THE HAPPY HOOKER TRILOGY (MGM Home Entertainment. $19.98): For those too young to remember, Xaviera Hollander was a woman who briefly became famous in the 1970's, first for running a high-class brothel in New York and later, once she was busted for that, turned her adventures into grist for a couple of best-selling books, a long-running column in “Penthouse” and, strangest of all, a trio of silly super-soft-core exploitation films that MGM have seen fit to reissue for a new generation. The films include 1974's “The Happy Hooker” (which stars Lynn Redgrave and which fancifully charts her rise to infamy), 1977's “The Happy Hooker Goes To Hollywood” (which is more of the same and features Joey Heatherton in the lead role and George Hamilton and Ray Walston among the presumably mortified supporting players) and 1980's “The Happy Hooker Goes To Washington” (in which the role is essayed by Martine Bestwick and which also features Adam West and Phil Silvers at low points in their respective careers and Chris Lemmon at a high point in his.)

THE HILLS HAVE EYES 2 (Fox Home Entertainment. $29.99): Generally dismissed as the most repellent and useless horror film of 2007 when it came and went last spring (though I suspect that title has now been passed on to “Captivity”), this sequel to last year’s surprisingly successful remake of the Wes Craven horror standard, in which a group of National Guard trainees fall victim to the surviving members of the first film’s mutated cannibal family, was a grim and stupid exercise in sadism that even managed to put off the more discerning gorehounds. However, if you relished its combination of severed limbs, spurting blood, shabby plotting (courtesy of a script co-written by Craven himself) and even an exceedingly tasteless rape sequence, you will be thrilled to know that this title also comes in an unrated addition with, one presumes, even more unspeakable sights, sounds and lines of dialogue.

THE LIFE AND TIMES OF ALLEN GINSBERG (New Yorker Video. $34.95): The legendary poet and activist (whose landmark poem “Howl” turns 50 this year) is the subject of this fascinating documentary from Jerry Aronson that chronicles his career and his impact on the literary world through interviews with the man himself (culled from over 120 hours of footage), friends, family members and those who have been influenced by his work. This two-disc set offers up plenty of additional interview footage and “Ballad Of the Skeletons,” a 1997 Gus Van Sant-directed music video of a musical collaboration between Ginsberg and Paul McCartney.

MASTERS OF HORROR–THE BLACK CAT (Starz/Anchor Bay Home Entertainment. $14.98): Better known for his cinematic examinations of the works of H.P. Lovecraft (such as “Re-Animator” and “From Beyond”), Stuart Gordon shifts his focus to Edgar Allen Poe for this intriguing hour-long film (part of the Showtime horror anthology series) in which a broke and desperate Poe (Jeffrey Combs) is tormented by a mysterious black cat that simultaneously drives him mad and inspires one of his most famous literary works.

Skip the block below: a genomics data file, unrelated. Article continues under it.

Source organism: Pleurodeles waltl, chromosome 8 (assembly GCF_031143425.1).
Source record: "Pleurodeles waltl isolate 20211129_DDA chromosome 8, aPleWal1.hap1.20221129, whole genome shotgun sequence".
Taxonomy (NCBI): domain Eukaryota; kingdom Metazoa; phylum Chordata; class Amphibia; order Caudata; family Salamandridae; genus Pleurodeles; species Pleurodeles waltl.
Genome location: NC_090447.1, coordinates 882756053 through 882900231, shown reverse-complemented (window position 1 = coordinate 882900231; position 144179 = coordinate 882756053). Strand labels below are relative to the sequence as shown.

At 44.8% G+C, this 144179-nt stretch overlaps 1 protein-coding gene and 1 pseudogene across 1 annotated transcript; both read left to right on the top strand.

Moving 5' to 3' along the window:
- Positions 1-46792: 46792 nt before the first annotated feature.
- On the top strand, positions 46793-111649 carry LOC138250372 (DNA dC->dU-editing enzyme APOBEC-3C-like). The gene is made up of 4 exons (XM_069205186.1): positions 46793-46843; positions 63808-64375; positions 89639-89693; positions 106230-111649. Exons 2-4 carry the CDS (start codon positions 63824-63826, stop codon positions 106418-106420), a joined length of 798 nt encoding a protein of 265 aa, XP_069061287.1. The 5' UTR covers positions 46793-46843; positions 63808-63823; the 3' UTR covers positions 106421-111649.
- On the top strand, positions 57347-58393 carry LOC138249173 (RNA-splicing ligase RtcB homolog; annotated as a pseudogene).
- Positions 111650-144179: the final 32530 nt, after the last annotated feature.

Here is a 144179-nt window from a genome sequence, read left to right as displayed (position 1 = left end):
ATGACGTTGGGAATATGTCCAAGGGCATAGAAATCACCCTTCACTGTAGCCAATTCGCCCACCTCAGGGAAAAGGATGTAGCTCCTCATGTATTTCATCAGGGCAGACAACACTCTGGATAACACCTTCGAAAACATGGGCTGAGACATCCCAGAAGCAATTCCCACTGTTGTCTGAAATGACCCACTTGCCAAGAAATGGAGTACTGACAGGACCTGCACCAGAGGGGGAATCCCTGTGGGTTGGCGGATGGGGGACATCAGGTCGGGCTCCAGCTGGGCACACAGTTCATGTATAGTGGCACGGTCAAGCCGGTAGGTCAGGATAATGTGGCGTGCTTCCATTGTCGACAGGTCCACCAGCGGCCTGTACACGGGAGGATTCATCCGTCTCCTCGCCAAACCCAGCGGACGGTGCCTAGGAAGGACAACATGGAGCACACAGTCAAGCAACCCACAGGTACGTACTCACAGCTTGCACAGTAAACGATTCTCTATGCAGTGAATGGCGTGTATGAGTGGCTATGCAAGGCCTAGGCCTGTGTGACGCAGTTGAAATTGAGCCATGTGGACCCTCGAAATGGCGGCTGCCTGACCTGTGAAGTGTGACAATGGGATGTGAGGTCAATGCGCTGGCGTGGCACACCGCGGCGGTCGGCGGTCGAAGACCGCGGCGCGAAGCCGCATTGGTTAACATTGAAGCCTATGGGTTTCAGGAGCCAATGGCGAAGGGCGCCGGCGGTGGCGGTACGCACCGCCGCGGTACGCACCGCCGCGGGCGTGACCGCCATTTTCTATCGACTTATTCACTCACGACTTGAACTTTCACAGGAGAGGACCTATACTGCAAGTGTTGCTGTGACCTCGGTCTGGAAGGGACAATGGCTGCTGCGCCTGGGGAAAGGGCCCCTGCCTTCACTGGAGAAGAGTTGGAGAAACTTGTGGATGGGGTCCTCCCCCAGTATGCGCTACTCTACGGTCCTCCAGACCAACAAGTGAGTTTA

PREMONITION (Sony Home Entertainment. $28.95): Apparently having not gotten her fill of crappy dramas involving inexplicable riffs in the time-space continuum with “The Lake House,” Sandra Bullock decided to sign on for this thrill-free thriller about a woman who has a premonition of her husband dying and then frantically tries to prevent it from happening. I’d tell you how it all ends but I suspect that even if you don’t have any psychic abilities to speak of, you will be able to figure out what happens in this wildly predictable loser.

SURF SCHOOL (Lionsgate. $26.98): If you thought that “Surf’s Up” would have been a lot better without any of those pesky penguins, perhaps you will enjoy this barely-released comedy about some outcast kids who triumph at a surf contest under the tutelage of a spaced-out former champion. Featuring Harland Williams as Jeff Bridges and some no-namers as Shia LaBeouf and Zooey Deschanel.

VOYAGERS–THE COMPLETE SERIES (Universal Home Entertainment. $49.98): Essentially a live-action (and less funny) knock-off of the beloved Mr. Peabody & Sherman cartoons that used to appear on “Bullwinkle,” this short-lived early-80's TV series featured the memorably-named Meeno Peluce as an ordinary kid whisked away by a time-traveler (Jon-Erik Hexum) to show up at famous historical events and make sure that everything goes according to plan.

YO-YO GIRL COP (Magnolia Home Video. $26.98): In this decidedly strange action film from Japan, a feisty teenage girl is recruited by the government to go undercover at a private school to find information on a mysterious terrorist group armed with only her cunning, her wiles and a stainless-steel yo-yo.

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originally posted: 07/20/07 13:07:27
last updated: 07/20/07 14:25:38